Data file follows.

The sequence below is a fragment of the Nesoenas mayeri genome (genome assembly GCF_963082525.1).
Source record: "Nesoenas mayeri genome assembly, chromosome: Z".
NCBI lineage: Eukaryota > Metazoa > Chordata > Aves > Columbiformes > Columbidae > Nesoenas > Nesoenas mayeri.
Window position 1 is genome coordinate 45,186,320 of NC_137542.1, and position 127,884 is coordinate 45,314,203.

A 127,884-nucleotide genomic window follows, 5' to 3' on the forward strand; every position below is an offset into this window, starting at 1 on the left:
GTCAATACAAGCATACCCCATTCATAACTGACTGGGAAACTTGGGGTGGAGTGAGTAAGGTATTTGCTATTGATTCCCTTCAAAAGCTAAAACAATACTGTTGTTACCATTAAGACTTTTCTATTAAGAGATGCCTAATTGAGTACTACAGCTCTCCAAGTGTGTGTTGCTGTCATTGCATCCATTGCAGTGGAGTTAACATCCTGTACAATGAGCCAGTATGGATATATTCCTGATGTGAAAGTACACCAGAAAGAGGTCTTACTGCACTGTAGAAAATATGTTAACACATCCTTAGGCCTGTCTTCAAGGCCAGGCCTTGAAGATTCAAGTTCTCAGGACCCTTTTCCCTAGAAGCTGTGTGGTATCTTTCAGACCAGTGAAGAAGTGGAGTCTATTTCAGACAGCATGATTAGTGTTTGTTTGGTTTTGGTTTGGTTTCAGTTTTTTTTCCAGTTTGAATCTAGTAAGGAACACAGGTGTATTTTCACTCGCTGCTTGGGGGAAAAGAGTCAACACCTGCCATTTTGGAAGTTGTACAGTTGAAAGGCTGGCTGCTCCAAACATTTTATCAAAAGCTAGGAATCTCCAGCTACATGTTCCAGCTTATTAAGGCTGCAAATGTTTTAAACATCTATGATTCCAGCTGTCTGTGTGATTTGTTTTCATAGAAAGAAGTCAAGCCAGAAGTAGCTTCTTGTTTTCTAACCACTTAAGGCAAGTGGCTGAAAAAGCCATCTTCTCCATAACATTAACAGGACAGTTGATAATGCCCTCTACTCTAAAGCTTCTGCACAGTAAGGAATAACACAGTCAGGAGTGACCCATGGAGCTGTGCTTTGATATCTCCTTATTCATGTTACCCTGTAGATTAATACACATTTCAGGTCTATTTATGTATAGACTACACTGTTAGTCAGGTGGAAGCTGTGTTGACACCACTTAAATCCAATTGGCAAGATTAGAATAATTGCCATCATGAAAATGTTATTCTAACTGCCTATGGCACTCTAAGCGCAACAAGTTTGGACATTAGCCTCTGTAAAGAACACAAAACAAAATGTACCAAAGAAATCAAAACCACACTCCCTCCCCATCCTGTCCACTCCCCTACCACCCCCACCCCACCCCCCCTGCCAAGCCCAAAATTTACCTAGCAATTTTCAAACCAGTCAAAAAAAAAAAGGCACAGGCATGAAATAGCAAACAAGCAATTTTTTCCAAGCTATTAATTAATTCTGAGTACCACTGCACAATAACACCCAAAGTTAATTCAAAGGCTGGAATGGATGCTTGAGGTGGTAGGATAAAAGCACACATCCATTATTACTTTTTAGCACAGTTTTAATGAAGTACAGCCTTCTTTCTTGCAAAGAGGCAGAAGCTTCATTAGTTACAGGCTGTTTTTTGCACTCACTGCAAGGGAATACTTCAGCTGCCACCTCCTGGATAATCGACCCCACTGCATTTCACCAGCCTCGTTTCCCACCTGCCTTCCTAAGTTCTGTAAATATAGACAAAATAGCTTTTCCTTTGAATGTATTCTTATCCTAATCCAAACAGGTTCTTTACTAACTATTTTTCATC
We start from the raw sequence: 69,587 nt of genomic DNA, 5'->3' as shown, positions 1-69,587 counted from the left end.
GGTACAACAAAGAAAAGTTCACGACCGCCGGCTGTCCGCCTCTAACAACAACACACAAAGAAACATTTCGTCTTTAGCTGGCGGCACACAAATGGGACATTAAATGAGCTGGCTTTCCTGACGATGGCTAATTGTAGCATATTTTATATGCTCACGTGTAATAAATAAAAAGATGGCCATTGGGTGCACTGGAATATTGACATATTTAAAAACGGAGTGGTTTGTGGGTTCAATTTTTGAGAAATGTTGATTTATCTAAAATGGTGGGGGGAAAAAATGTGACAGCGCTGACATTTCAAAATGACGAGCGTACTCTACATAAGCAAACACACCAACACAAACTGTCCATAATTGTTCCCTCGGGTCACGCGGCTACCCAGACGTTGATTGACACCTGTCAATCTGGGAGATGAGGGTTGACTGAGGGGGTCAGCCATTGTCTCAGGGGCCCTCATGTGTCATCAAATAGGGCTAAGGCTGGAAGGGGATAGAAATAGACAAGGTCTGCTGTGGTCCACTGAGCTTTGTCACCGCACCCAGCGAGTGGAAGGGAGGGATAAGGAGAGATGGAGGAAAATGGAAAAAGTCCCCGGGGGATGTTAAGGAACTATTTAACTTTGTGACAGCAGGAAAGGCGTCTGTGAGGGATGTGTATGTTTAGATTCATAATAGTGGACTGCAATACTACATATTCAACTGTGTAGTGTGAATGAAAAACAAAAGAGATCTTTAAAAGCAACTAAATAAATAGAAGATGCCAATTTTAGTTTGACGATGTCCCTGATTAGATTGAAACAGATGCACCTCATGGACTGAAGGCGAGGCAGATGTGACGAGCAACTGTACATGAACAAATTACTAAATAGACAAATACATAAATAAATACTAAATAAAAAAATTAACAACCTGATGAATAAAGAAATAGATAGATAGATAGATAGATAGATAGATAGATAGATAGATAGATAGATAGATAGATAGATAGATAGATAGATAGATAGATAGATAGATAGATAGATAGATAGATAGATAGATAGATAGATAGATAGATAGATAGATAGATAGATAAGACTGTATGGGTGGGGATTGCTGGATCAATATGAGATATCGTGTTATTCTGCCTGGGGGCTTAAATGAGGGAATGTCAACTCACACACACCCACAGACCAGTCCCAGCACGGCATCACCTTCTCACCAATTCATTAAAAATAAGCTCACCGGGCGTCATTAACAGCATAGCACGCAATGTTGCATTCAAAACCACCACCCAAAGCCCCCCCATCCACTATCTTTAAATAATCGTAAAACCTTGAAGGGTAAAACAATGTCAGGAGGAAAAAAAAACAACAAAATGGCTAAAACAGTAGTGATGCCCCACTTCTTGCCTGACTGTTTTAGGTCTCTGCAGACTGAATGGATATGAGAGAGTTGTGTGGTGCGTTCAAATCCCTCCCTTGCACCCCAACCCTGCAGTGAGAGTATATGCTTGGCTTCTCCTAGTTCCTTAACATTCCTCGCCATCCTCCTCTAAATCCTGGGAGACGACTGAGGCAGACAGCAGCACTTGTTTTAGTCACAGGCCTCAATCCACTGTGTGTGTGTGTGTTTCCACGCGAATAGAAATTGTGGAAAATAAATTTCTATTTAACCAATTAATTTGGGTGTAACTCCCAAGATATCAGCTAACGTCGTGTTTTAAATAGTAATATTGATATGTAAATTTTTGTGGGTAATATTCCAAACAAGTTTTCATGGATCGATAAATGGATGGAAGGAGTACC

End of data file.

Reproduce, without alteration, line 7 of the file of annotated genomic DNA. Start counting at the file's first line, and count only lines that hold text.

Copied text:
We start from the raw sequence: 69,587 nt of genomic DNA, 5'->3' as shown, positions 1-69,587 counted from the left end.